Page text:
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Global Food Crisis Looms With Ukrainian War

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A global food crisis looms unless the war in Ukraine is stopped because fertiliser prices are soaring so fast that many farmers can no longer afford soil nutrients.

Russian fertiliser and coal billionaire Andrei Melnichenko gave the warning on Monday.

“The events in Ukraine are truly tragic. We urgently need peace,” Melnichenko, 50, who is Russian but was born in Belarus and has a Ukrainian mother, told Reuters in a statement emailed by his spokesman.

“One of the victims of this crisis will be agriculture and food,” he said.

Melnichenko is the founder of EuroChem, one of Russia’s biggest fertiliser producers, which moved to Zug, Switzerland, in 2015, and SUEK, Russia’s top coal producer.

Russian leader Putin has also predicted rising food prices globally due to soaring fertiliser prices if the West created problems for Russia’s export of fertilisers, which account for 13% of world output.

Russia is a major producer of potash, phosphate and nitrogen containing fertilisers – major crop and soil nutrients.

EuroChem, which produces nitrogen, phosphates and potash, says it is one of the world’s top five fertiliser companies.

The war “has already led to soaring prices in fertilisers which are no longer affordable to farmers,” Melnichenko said.

Food supply chains already disrupted by COVID-19 were now even more distressed.

“Now it will lead to even higher food inflation in Europe and likely food shortages in the world’s poorest countries,” he said.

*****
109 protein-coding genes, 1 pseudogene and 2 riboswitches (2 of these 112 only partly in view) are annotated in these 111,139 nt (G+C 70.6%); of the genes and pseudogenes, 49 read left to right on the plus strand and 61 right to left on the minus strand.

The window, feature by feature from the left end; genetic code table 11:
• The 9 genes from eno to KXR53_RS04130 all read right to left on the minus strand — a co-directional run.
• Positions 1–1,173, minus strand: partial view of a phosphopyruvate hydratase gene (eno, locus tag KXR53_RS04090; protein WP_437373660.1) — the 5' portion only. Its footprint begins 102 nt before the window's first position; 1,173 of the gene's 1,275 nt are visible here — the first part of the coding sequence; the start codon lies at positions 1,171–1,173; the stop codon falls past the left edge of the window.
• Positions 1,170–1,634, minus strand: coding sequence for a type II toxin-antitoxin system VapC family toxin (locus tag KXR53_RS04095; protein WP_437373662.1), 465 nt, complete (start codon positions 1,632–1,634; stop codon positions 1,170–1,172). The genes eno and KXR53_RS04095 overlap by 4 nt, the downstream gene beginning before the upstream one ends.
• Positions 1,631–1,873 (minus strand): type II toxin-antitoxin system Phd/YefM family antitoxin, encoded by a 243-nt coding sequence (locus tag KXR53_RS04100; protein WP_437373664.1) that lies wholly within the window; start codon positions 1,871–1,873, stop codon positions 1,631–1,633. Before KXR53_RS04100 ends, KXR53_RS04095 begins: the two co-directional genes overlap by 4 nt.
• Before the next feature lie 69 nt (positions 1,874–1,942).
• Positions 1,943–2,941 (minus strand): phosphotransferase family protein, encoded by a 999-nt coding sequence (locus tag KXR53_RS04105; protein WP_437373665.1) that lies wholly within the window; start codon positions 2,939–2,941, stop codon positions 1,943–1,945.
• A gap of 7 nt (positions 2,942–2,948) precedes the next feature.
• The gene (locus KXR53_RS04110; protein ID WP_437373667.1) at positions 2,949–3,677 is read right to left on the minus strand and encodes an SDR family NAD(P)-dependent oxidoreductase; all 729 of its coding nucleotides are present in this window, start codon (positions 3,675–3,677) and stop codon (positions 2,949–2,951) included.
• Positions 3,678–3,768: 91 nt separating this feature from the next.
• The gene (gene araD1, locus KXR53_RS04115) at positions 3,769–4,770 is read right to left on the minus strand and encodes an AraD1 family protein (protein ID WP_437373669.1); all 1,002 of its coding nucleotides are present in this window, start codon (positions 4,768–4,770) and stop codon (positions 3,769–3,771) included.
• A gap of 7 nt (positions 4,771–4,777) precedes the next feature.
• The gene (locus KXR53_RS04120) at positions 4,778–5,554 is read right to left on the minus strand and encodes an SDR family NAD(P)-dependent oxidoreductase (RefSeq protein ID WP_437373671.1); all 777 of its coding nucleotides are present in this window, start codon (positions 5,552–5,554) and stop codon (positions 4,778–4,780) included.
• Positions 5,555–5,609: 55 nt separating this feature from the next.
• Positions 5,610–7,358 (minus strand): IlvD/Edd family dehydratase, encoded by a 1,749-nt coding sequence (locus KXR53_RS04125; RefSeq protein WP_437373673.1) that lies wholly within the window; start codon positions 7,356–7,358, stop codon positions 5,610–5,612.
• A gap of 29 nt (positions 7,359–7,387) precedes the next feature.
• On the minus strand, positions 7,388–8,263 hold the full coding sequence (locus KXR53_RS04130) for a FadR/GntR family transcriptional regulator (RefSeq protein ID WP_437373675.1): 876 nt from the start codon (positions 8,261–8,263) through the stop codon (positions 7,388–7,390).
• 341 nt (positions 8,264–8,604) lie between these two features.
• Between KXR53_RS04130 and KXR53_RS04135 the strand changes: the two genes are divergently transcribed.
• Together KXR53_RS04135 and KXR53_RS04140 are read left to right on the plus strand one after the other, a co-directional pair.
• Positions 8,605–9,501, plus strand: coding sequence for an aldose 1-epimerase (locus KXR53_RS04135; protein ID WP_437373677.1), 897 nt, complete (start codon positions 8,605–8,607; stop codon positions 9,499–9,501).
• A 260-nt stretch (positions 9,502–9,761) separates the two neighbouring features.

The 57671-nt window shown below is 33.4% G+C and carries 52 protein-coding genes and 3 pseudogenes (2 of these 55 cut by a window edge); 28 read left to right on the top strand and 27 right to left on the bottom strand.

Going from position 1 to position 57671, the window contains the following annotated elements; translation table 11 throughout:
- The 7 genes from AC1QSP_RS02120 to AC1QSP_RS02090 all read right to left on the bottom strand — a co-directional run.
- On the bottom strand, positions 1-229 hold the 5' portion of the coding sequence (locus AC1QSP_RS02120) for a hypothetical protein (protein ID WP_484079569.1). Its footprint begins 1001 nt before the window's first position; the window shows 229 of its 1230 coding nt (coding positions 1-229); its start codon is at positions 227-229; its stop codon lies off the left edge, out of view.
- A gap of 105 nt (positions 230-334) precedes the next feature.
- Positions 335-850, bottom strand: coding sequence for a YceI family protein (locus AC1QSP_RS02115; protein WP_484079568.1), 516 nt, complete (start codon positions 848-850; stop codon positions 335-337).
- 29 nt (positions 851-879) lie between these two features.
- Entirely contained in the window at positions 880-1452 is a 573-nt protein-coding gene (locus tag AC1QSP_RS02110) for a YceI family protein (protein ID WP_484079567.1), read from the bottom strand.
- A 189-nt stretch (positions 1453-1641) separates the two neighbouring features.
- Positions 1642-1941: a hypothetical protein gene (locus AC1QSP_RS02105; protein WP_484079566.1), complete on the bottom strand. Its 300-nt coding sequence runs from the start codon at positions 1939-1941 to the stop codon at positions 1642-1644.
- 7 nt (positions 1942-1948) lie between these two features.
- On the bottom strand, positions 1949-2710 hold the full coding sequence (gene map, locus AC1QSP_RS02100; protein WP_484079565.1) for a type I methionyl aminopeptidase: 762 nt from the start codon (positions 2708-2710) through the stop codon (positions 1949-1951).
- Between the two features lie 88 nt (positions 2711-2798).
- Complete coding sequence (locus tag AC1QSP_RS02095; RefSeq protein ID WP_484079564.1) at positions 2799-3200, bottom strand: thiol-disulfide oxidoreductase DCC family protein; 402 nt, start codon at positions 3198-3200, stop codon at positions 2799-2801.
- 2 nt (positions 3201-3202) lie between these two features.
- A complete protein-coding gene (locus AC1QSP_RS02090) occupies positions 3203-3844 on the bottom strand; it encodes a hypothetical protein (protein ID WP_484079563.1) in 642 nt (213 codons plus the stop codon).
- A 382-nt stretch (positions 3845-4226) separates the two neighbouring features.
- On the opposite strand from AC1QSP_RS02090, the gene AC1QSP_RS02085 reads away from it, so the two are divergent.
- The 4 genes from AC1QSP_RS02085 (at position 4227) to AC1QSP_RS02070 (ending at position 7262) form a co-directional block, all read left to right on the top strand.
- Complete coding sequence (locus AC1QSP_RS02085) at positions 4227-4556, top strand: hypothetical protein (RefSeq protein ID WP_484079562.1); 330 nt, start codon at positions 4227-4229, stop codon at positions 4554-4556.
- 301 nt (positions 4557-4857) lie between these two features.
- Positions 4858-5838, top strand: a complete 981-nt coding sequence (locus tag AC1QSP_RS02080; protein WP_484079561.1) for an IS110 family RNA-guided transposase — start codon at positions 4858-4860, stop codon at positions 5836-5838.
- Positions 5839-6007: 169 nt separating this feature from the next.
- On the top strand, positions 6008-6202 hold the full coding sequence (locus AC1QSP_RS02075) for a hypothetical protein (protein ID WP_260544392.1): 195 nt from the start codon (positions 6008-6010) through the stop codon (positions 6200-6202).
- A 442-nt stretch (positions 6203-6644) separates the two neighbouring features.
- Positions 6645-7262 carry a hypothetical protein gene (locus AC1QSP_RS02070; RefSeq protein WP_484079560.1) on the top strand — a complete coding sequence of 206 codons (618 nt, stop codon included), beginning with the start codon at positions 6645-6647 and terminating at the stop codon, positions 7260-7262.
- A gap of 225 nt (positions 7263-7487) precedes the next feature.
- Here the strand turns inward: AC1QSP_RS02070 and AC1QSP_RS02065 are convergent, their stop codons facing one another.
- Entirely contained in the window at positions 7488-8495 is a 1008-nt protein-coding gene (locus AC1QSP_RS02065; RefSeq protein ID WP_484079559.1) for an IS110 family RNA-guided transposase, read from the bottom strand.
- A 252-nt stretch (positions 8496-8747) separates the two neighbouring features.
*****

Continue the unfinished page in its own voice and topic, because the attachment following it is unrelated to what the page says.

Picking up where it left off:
Russia’s trade and industry ministry told the country’s fertiliser producers to temporarily halt exports earlier this month.

International food and feed prices could rise by up to 20% as a result of the conflict in Ukraine, triggering a jump in global malnourishment, the United Nations food agency said on Friday.

Several of Russia’s richest businessmen have publicly called for peace since President Vladimir Putin ordered the invasion on Feb. 24, including Mikhail Fridman, Pyotr Aven and Oleg Deripaska.

The United States and its European allies have cast Putin’s invasion as an imperial-style land grab.

They have sanctioned Russian businessmen – including EU sanctions on Melnichenko, frozen state assets and cut off much of the Russian corporate sector from the global economy in an attempt to force Putin to change course.

Putin refuses to withdraw. He has called the war a special military operation to rid Ukraine of dangerous nationalists and Nazis.

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